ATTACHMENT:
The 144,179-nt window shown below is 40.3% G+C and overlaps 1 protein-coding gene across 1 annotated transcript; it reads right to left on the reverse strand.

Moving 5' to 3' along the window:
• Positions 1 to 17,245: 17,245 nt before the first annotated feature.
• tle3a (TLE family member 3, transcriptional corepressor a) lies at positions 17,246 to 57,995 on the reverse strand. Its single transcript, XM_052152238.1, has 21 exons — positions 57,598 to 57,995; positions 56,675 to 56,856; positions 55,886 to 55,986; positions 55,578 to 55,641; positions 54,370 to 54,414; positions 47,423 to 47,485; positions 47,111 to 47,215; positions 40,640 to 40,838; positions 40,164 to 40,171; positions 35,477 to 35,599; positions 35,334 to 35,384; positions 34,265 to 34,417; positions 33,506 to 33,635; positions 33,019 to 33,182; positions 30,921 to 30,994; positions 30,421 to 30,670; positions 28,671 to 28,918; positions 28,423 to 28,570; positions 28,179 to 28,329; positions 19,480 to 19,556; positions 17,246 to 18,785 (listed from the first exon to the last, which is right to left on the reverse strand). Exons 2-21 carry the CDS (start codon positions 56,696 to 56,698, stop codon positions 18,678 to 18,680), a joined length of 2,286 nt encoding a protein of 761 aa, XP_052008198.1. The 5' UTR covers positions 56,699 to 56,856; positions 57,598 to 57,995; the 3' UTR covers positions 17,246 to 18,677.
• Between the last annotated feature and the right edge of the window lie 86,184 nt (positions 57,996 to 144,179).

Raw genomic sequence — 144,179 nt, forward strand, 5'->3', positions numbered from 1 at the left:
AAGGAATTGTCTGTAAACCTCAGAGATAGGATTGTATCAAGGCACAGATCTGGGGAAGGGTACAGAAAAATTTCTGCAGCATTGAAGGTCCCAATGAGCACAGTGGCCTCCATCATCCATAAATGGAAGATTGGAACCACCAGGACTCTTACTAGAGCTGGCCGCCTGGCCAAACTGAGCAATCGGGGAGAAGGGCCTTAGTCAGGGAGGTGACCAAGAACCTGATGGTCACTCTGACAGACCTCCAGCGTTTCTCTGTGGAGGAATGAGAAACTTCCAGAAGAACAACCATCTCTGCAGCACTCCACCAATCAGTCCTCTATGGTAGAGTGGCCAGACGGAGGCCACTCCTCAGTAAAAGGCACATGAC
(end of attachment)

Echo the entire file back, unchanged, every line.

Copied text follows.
The 144,179-nt window shown below is 40.3% G+C and overlaps 1 protein-coding gene across 1 annotated transcript; it reads right to left on the reverse strand.

Moving 5' to 3' along the window:
• Positions 1 to 17,245: 17,245 nt before the first annotated feature.
• tle3a (TLE family member 3, transcriptional corepressor a) lies at positions 17,246 to 57,995 on the reverse strand. Its single transcript, XM_052152238.1, has 21 exons — positions 57,598 to 57,995; positions 56,675 to 56,856; positions 55,886 to 55,986; positions 55,578 to 55,641; positions 54,370 to 54,414; positions 47,423 to 47,485; positions 47,111 to 47,215; positions 40,640 to 40,838; positions 40,164 to 40,171; positions 35,477 to 35,599; positions 35,334 to 35,384; positions 34,265 to 34,417; positions 33,506 to 33,635; positions 33,019 to 33,182; positions 30,921 to 30,994; positions 30,421 to 30,670; positions 28,671 to 28,918; positions 28,423 to 28,570; positions 28,179 to 28,329; positions 19,480 to 19,556; positions 17,246 to 18,785 (listed from the first exon to the last, which is right to left on the reverse strand). Exons 2-21 carry the CDS (start codon positions 56,696 to 56,698, stop codon positions 18,678 to 18,680), a joined length of 2,286 nt encoding a protein of 761 aa, XP_052008198.1. The 5' UTR covers positions 56,699 to 56,856; positions 57,598 to 57,995; the 3' UTR covers positions 17,246 to 18,677.
• Between the last annotated feature and the right edge of the window lie 86,184 nt (positions 57,996 to 144,179).

Raw genomic sequence — 144,179 nt, forward strand, 5'->3', positions numbered from 1 at the left:
AAGGAATTGTCTGTAAACCTCAGAGATAGGATTGTATCAAGGCACAGATCTGGGGAAGGGTACAGAAAAATTTCTGCAGCATTGAAGGTCCCAATGAGCACAGTGGCCTCCATCATCCATAAATGGAAGATTGGAACCACCAGGACTCTTACTAGAGCTGGCCGCCTGGCCAAACTGAGCAATCGGGGAGAAGGGCCTTAGTCAGGGAGGTGACCAAGAACCTGATGGTCACTCTGACAGACCTCCAGCGTTTCTCTGTGGAGGAATGAGAAACTTCCAGAAGAACAACCATCTCTGCAGCACTCCACCAATCAGTCCTCTATGGTAGAGTGGCCAGACGGAGGCCACTCCTCAGTAAAAGGCACATGAC